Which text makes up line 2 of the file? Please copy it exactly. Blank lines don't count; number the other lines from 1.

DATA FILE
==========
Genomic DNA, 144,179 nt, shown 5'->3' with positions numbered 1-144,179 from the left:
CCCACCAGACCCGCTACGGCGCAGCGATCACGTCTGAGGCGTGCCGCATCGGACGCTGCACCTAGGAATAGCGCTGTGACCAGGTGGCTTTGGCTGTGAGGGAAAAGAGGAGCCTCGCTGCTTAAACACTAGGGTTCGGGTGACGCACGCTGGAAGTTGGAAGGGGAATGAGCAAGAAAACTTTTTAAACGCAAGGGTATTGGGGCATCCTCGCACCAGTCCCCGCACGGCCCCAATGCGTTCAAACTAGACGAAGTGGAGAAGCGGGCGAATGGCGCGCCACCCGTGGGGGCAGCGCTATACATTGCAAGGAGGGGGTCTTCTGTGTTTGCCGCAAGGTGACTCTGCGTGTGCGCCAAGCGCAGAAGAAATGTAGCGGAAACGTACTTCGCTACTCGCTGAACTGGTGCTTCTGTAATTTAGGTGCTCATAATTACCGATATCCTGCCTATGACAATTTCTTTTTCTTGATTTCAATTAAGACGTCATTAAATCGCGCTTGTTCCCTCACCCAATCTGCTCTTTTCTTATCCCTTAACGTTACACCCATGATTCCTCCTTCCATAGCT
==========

CCCACCAGACCCGCTACGGCGCAGCGATCACGTCTGAGGCGTGCCGCATCGGACGCTGCACCTAGGAATAGCGCTGTGACCAGGTGGCTTTGGCTGTGAGGGAAAAGAGGAGCCTCGCTGCTTAAACACTAGGGTTCGGGTGACGCACGCTGGAAGTTGGAAGGGGAATGAGCAAGAAAACTTTTTAAACGCAAGGGTATTGGGGCATCCTCGCACCAGTCCCCGCACGGCCCCAATGCGTTCAAACTAGACGAAGTGGAGAAGCGGGCGAATGGCGCGCCACCCGTGGGGGCAGCGCTATACATTGCAAGGAGGGGGTCTTCTGTGTTTGCCGCAAGGTGACTCTGCGTGTGCGCCAAGCGCAGAAGAAATGTAGCGGAAACGTACTTCGCTACTCGCTGAACTGGTGCTTCTGTAATTTAGGTGCTCATAATTACCGATATCCTGCCTATGACAATTTCTTTTTCTTGATTTCAATTAAGACGTCATTAAATCGCGCTTGTTCCCTCACCCAATCTGCTCTTTTCTTATCCCTTAACGTTACACCCATGATTCCTCCTTCCATAGCT